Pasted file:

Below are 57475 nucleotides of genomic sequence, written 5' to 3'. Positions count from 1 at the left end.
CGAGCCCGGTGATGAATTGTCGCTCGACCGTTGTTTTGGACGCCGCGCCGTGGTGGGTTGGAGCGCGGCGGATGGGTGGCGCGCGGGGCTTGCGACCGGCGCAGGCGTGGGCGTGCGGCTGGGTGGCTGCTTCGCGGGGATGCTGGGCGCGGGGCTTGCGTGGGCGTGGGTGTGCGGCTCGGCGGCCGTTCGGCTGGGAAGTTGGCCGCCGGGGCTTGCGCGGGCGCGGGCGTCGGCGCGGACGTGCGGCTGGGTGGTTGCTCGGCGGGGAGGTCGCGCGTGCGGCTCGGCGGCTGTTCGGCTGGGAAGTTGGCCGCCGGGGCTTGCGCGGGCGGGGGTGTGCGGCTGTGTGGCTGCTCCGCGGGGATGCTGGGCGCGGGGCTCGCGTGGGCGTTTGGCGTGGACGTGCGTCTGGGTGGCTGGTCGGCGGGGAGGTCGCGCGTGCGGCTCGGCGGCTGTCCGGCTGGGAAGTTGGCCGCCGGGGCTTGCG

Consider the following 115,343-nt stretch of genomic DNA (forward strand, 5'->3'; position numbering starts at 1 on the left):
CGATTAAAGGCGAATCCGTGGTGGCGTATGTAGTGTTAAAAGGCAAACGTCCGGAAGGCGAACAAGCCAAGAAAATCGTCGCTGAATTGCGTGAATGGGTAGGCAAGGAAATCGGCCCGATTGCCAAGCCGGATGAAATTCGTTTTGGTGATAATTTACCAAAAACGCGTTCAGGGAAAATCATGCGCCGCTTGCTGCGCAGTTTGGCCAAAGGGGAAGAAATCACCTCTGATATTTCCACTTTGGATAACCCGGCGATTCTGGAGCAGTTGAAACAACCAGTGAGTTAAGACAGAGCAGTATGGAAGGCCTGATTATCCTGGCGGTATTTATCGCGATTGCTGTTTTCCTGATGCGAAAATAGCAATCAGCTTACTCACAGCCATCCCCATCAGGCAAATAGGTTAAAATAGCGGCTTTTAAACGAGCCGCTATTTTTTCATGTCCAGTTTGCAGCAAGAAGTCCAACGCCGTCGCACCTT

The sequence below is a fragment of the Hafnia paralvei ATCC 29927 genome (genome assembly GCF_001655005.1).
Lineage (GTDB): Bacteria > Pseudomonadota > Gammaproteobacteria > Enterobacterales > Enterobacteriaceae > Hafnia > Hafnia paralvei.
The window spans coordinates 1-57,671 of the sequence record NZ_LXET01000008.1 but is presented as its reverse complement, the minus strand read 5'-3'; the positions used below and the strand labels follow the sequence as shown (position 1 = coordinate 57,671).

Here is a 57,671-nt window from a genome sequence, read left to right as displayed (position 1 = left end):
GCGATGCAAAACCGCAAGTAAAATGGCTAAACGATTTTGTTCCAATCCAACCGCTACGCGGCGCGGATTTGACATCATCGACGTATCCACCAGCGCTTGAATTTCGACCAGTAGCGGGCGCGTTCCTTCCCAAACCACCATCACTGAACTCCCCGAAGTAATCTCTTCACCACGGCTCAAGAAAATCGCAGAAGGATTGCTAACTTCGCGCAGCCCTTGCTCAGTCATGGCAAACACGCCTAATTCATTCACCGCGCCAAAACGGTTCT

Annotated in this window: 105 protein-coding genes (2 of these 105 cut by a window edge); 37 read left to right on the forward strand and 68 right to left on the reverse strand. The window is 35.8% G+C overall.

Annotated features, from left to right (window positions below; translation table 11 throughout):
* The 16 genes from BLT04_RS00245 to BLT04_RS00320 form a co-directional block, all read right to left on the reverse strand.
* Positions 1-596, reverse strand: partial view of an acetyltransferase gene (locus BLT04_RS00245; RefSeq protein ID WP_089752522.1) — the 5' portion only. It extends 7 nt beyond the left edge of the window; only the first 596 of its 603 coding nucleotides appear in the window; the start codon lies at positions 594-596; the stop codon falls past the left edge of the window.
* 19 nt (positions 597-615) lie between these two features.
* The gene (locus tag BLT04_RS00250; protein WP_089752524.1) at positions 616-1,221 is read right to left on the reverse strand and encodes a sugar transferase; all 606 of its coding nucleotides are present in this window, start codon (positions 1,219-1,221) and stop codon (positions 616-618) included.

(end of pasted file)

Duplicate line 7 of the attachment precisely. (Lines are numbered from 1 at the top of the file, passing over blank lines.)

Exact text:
The window spans coordinates 1-57,671 of the sequence record NZ_LXET01000008.1 but is presented as its reverse complement, the minus strand read 5'-3'; the positions used below and the strand labels follow the sequence as shown (position 1 = coordinate 57,671).